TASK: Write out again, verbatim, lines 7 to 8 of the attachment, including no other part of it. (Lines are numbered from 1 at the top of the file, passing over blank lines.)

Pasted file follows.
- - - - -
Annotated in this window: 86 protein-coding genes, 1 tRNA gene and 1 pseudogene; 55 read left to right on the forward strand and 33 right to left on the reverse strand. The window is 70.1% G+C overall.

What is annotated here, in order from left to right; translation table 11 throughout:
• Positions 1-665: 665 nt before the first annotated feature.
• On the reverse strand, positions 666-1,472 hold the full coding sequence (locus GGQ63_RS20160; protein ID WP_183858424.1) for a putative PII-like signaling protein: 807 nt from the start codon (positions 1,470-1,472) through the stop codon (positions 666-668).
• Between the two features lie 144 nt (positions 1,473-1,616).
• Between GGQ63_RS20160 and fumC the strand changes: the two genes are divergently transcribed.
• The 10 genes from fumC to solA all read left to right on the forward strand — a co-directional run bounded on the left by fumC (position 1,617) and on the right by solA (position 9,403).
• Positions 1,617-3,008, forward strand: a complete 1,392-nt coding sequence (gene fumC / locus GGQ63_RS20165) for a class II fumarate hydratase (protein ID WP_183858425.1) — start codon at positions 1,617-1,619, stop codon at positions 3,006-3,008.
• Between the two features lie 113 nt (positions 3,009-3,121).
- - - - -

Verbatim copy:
• The 10 genes from fumC to solA all read left to right on the forward strand — a co-directional run bounded on the left by fumC (position 1,617) and on the right by solA (position 9,403).
• Positions 1,617-3,008, forward strand: a complete 1,392-nt coding sequence (gene fumC / locus GGQ63_RS20165) for a class II fumarate hydratase (protein ID WP_183858425.1) — start codon at positions 1,617-1,619, stop codon at positions 3,006-3,008.